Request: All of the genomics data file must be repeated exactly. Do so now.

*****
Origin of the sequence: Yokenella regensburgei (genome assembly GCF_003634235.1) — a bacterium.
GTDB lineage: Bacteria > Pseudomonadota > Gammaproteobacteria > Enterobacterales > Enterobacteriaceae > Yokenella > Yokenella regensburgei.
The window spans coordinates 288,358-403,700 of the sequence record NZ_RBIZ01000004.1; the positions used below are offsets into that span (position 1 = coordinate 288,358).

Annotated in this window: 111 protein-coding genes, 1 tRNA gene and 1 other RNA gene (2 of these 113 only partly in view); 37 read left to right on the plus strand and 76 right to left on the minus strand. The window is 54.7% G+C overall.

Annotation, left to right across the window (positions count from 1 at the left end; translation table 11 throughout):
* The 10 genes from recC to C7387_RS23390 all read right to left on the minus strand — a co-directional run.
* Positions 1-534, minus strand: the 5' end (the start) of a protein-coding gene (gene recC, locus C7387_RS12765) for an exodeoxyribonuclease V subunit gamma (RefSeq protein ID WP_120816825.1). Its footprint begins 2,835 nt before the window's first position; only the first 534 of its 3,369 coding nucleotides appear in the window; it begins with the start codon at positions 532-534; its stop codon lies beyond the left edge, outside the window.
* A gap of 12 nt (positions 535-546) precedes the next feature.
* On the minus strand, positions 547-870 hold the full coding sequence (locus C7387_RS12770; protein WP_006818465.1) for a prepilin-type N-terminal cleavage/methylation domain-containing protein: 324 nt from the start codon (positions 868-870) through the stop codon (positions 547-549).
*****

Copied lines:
Origin of the sequence: Yokenella regensburgei (genome assembly GCF_003634235.1) — a bacterium.
GTDB lineage: Bacteria > Pseudomonadota > Gammaproteobacteria > Enterobacterales > Enterobacteriaceae > Yokenella > Yokenella regensburgei.
The window spans coordinates 288,358-403,700 of the sequence record NZ_RBIZ01000004.1; the positions used below are offsets into that span (position 1 = coordinate 288,358).

Annotated in this window: 111 protein-coding genes, 1 tRNA gene and 1 other RNA gene (2 of these 113 only partly in view); 37 read left to right on the plus strand and 76 right to left on the minus strand. The window is 54.7% G+C overall.

Annotation, left to right across the window (positions count from 1 at the left end; translation table 11 throughout):
* The 10 genes from recC to C7387_RS23390 all read right to left on the minus strand — a co-directional run.
* Positions 1-534, minus strand: the 5' end (the start) of a protein-coding gene (gene recC, locus C7387_RS12765) for an exodeoxyribonuclease V subunit gamma (RefSeq protein ID WP_120816825.1). Its footprint begins 2,835 nt before the window's first position; only the first 534 of its 3,369 coding nucleotides appear in the window; it begins with the start codon at positions 532-534; its stop codon lies beyond the left edge, outside the window.
* A gap of 12 nt (positions 535-546) precedes the next feature.
* On the minus strand, positions 547-870 hold the full coding sequence (locus C7387_RS12770; protein WP_006818465.1) for a prepilin-type N-terminal cleavage/methylation domain-containing protein: 324 nt from the start codon (positions 868-870) through the stop codon (positions 547-549).